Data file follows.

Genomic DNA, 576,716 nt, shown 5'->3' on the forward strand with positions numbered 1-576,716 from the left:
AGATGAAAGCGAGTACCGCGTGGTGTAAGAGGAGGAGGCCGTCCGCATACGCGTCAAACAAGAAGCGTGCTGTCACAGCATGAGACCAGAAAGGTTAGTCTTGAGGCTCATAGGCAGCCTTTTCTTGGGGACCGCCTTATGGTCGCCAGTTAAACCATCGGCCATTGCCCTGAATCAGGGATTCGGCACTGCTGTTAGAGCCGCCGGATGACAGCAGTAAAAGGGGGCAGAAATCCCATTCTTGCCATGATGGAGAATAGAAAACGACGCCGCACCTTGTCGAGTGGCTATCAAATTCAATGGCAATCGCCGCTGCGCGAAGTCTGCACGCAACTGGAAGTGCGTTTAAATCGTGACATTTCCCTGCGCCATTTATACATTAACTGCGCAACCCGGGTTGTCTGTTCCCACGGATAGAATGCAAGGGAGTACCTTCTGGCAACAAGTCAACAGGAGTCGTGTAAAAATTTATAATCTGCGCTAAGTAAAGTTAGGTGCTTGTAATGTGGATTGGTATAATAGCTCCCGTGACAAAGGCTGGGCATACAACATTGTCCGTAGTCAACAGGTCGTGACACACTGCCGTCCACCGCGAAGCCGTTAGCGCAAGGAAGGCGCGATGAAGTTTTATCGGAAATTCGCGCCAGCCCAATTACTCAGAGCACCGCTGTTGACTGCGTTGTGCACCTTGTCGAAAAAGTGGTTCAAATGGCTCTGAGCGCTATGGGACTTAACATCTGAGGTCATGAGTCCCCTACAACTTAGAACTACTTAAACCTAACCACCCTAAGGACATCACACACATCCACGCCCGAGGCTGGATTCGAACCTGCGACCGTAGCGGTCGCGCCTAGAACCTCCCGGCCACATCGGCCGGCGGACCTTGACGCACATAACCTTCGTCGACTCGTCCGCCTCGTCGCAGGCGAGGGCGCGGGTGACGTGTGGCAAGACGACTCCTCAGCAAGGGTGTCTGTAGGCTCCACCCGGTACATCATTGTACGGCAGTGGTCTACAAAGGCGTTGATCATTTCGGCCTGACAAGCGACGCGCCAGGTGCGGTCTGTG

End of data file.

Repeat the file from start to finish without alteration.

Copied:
Genomic DNA, 576,716 nt, shown 5'->3' on the forward strand with positions numbered 1-576,716 from the left:
AGATGAAAGCGAGTACCGCGTGGTGTAAGAGGAGGAGGCCGTCCGCATACGCGTCAAACAAGAAGCGTGCTGTCACAGCATGAGACCAGAAAGGTTAGTCTTGAGGCTCATAGGCAGCCTTTTCTTGGGGACCGCCTTATGGTCGCCAGTTAAACCATCGGCCATTGCCCTGAATCAGGGATTCGGCACTGCTGTTAGAGCCGCCGGATGACAGCAGTAAAAGGGGGCAGAAATCCCATTCTTGCCATGATGGAGAATAGAAAACGACGCCGCACCTTGTCGAGTGGCTATCAAATTCAATGGCAATCGCCGCTGCGCGAAGTCTGCACGCAACTGGAAGTGCGTTTAAATCGTGACATTTCCCTGCGCCATTTATACATTAACTGCGCAACCCGGGTTGTCTGTTCCCACGGATAGAATGCAAGGGAGTACCTTCTGGCAACAAGTCAACAGGAGTCGTGTAAAAATTTATAATCTGCGCTAAGTAAAGTTAGGTGCTTGTAATGTGGATTGGTATAATAGCTCCCGTGACAAAGGCTGGGCATACAACATTGTCCGTAGTCAACAGGTCGTGACACACTGCCGTCCACCGCGAAGCCGTTAGCGCAAGGAAGGCGCGATGAAGTTTTATCGGAAATTCGCGCCAGCCCAATTACTCAGAGCACCGCTGTTGACTGCGTTGTGCACCTTGTCGAAAAAGTGGTTCAAATGGCTCTGAGCGCTATGGGACTTAACATCTGAGGTCATGAGTCCCCTACAACTTAGAACTACTTAAACCTAACCACCCTAAGGACATCACACACATCCACGCCCGAGGCTGGATTCGAACCTGCGACCGTAGCGGTCGCGCCTAGAACCTCCCGGCCACATCGGCCGGCGGACCTTGACGCACATAACCTTCGTCGACTCGTCCGCCTCGTCGCAGGCGAGGGCGCGGGTGACGTGTGGCAAGACGACTCCTCAGCAAGGGTGTCTGTAGGCTCCACCCGGTACATCATTGTACGGCAGTGGTCTACAAAGGCGTTGATCATTTCGGCCTGACAAGCGACGCGCCAGGTGCGGTCTGTG